† H a p p y H a l l o w e e n †
An article by Laura Moss entitled Why must we hate the things teen girls love? has been circling the social networks like crazy lately. It basically bolsters the recently popularized belief that anyone who criticizes content (be it a movie, music or an infamously braindead book series) that panders to teenage girls is only doing so because everybody else is doing it, supposedly ignoring the quality of the work itself entirely, which would be unfair and, like most things, sexist.
What spawned the article was the recent release of Stephenie “Why are you still doing this” Meyer’s new novel – a gender-swapped version of The Twilight Saga – which is intended to prove how no-one cares about what a bad role model for teenagers and bad character in general the protagonist is if they’re male instead of female. The real reason no one cares about Meyer’s new book is, of course, that it’s by the woman who fucking wrote Twilight and something tells me that writing a bad character a second time but with different genitals proves nothing to anyone anywhere.
But back to Moss’ article: While it does contain good points, such as the implied sexism of people who don’t regard Katniss Everdeen of Hunger Games as a “regular girl” just because she’s more complex and deep than Bella Swan of vampire fanfiction fame, it overall seems like it’s just an addition to this recent trend of assuming that us critics have always made fun of shit that teens like just because they like it. So it can’t be that we name legitimate reasons as to why a work isn’t good and then make fun of teens (or very gullible adults) for liking it.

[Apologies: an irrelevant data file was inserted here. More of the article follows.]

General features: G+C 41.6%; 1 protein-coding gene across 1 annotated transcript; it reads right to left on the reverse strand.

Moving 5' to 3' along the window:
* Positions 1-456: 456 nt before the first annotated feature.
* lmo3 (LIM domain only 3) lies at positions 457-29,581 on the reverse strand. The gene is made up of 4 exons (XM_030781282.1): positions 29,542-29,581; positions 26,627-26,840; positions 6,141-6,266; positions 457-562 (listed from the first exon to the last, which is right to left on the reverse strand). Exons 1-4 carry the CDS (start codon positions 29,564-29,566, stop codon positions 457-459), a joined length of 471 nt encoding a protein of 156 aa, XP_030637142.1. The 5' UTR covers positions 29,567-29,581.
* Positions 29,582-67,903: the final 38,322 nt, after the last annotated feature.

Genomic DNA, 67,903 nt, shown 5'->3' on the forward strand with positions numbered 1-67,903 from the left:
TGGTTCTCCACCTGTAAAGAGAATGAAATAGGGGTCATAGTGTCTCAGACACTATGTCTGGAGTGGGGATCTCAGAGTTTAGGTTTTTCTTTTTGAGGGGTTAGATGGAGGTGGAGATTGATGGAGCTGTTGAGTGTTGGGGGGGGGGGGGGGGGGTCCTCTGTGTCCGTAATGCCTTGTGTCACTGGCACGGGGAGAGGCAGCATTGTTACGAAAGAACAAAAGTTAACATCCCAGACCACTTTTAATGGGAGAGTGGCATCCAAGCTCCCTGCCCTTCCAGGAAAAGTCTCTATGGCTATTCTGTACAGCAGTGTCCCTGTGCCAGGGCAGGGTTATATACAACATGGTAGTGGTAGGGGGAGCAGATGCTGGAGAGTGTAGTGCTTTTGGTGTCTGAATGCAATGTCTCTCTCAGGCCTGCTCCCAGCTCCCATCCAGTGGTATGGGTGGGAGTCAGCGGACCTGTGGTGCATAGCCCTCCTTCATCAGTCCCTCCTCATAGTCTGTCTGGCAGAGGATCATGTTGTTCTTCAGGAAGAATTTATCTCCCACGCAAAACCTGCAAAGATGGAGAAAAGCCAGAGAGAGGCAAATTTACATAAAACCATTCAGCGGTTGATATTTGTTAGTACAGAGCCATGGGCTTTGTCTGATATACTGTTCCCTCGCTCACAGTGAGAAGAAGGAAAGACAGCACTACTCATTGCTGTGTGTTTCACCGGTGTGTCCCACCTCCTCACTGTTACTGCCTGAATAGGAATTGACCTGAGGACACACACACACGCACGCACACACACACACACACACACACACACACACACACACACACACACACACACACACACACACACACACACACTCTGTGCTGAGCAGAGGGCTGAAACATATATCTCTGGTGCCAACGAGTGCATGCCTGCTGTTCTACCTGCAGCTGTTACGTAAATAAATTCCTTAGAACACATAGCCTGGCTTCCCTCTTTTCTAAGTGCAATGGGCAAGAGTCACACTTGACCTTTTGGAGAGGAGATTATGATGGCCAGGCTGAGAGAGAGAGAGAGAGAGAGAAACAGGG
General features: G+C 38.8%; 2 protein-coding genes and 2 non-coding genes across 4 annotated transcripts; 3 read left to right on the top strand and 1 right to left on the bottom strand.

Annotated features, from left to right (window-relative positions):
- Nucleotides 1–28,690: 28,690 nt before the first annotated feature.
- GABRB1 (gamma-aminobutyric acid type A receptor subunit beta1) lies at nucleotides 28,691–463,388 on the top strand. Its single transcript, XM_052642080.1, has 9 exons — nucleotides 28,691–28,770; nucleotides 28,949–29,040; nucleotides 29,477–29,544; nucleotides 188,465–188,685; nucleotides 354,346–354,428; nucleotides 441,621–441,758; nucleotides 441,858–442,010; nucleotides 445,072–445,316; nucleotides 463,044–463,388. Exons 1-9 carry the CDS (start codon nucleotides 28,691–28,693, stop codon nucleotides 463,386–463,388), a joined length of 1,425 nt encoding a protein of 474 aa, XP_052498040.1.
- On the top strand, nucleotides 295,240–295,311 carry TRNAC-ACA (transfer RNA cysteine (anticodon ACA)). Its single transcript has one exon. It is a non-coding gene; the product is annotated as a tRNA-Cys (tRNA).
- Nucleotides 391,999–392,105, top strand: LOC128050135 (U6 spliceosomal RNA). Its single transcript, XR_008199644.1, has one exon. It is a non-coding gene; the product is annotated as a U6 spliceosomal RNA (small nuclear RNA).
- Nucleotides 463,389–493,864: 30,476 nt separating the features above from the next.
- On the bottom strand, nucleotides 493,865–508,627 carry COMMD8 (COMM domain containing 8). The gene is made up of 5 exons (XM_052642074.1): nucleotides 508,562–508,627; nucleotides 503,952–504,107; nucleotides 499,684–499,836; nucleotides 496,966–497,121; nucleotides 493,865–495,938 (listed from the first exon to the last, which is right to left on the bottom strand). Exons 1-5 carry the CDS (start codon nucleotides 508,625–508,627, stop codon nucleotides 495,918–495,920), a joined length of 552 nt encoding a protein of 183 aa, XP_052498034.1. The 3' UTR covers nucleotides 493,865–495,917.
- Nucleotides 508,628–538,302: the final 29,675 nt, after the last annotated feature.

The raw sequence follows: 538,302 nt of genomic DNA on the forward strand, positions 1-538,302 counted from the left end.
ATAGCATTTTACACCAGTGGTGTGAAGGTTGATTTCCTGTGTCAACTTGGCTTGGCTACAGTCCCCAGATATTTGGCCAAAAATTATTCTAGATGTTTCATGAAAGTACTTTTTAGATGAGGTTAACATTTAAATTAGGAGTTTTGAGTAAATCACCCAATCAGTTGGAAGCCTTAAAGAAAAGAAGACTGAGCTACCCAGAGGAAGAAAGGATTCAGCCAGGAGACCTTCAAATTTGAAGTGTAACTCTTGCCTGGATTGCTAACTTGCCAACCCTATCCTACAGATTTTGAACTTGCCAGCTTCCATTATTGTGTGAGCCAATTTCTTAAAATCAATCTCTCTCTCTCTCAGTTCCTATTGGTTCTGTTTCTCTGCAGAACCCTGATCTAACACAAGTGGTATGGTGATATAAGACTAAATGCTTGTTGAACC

And that’s one of several problems I have with people who cry foul whenever we criticize pieces of young adult entertainment. They assume that we only hate them because they’re made “for teens” and that we’re just trying to conform to some societal trend that dictates we should make fun of everything that teenagers, especially female ones, enjoy doing/watching/listening to. And while I agree that it’s become a bandwagon, and that this might be the reason some people outside of my critic circles do it, the real reason to poke fun at shit teenagers watch is that it’s objectively terrible.
A possibility that’s being ignored here is that some of us, namely those of us who can tell when something is written or directed or produced to be a meaningful and timeless work of art as opposed to when it’s only designed to be mindless gunk that panders to the world’s most pliable demographic, laugh at whatever new content teenagers adore because it falls into the latter category. And it almost always does.
Teenagers don’t generally care about the actual quality of a work. Hollywood and the music industry know this, so if you throw in just the right amount of shirtless hunks and clichéd love scenarios for the girls and enough breasts and explosions for the boys, you’ve already succeeded in appealing to enough people to (A) have money in your pocket and (B) not be bothered trying to make something more intelligent and artistically valuable. They use the same logic when remaking R-rated films into PG-13 ones; it’s all about easy money. That’s why most, but certainly not all of the stuff that’s made for teenage girls gets made fun of: it actually DESERVES being made fun of.
So, to recap, here’s why we hate the things teenager girls love:
- It is obviously designed to appeal only to them and thus typically isn’t that good, which goes hand-in-hand with the fact that…
- …teenagers don’t yet have particularly evolved standards, so they themselves might get made fun for being oblivious pawns in Hollywood’s game (although it isn’t necessarily their fault) and also for acting hyper-defensive whenever someone points it out. Waiting for the comments already.
Basically, when Moss says in her article that “Mocking teenage girls and portraying their interests as worthless can further reinforce ideas that things created for women and by women are unimportant”, my suggestion is that the things we market for women should be something that takes their intellects a little more seriously than Twilight and blatantly formulaic rom-coms/”chick flicks”. We’re only gonna sneer at the content for as long as that’s the stupid shit that gets made and marketed for the demographic. So focus less on our reactions and more on what you’re actually being fed. If you still like your crap, that’s fine. As long as you can tell it’s junk food.